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Medical Science Monitor Basic Research


Brain Abscess following Rituximab Infusion in a Patient with Pemphigus Vulgaris

Unusual or unexpected effect of treatment, Diagnostic / therapeutic accidents, Rare disease, Adverse events of drug therapy , Educational Purpose (only if useful for a systematic review or synthesis)

Talal M. Al-Harbi, Shahad A. Al-Muammar, Ronald J. Ellis

Saudi Arabia Department of Neurology, Neuroscience Centre, King Fahad Specialist Hospital, Dammam, Saudi Arabia

Am J Case Rep 2015; 16:65-68

DOI: 10.12659/AJCR.892635

Available online: 2015-02-07

Published: 2015-02-07


Background: Immunocompromised patients are at increased risk for developing meningitis or, rarely, brain abscess with opportunistic organisms like Listeria monocytogenes.
Case Report: A 52 year-old Saudi Arabian woman who was diagnosed with pemphigus vulgaris and diabetes and had been on prednisolone and azathioprine for about 4 years. She presented with headache, low-grade fever, and left-sided weakness 2 weeks after receiving the second dose of rituximab infusion. Magnetic resonance imaging revealed an enhanced space-occupying lesion with multiple small cyst-like structures and vasogenic edema in the right temporoparietal area. Her blood culture was positive for Listeria monocytogenes, and a brain biopsy showed necrotic tissues with pus and inflammatory cells. She recovered after a 6-week course of antibiotics with ampicillin and gentamycin.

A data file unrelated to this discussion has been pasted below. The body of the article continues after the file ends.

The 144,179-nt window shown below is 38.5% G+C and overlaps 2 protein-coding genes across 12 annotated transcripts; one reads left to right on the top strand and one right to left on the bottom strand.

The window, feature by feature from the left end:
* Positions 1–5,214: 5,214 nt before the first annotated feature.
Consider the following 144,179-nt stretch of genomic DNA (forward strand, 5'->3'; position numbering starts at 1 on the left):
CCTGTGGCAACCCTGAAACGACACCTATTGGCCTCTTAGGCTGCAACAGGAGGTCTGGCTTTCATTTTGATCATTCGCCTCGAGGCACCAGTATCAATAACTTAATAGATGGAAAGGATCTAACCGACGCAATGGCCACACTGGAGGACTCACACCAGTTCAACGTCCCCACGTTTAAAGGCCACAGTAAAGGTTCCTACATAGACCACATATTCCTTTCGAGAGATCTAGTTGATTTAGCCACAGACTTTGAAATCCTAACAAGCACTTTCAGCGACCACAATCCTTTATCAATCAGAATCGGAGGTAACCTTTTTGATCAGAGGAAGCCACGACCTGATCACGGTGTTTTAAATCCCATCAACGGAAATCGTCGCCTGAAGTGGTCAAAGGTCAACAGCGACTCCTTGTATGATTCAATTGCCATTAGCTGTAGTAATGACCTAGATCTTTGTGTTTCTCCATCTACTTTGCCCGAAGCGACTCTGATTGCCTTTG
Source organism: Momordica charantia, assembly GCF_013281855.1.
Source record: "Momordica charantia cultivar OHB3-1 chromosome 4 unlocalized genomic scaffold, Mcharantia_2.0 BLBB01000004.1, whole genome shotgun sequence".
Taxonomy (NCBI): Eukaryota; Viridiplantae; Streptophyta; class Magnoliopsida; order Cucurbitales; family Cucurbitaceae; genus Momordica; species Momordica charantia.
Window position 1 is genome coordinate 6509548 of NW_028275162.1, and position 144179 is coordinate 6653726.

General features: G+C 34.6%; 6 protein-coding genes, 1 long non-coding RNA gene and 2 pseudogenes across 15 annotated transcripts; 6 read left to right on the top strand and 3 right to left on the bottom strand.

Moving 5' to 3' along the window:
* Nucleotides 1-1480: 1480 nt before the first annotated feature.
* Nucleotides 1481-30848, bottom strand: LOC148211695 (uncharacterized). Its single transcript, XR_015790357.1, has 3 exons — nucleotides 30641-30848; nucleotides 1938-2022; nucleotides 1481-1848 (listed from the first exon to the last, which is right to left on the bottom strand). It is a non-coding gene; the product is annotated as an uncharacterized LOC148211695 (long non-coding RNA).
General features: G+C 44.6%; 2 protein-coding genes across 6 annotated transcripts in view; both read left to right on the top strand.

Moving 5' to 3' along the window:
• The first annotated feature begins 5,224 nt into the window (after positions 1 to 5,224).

Conclusions: Brain abscess due to Listeria monocytogenes is a risk that should be considered when adding rituximab to the regimen of a patient who is already Immunocompromised.

Keywords: Antibodies, Monoclonal, Murine-Derived - adverse effects, Antigens, CD20, Brain Abscess - diagnosis, Immunologic Factors - adverse effects, Infusions, Intravenous, Magnetic Resonance Imaging, Pemphigus - complications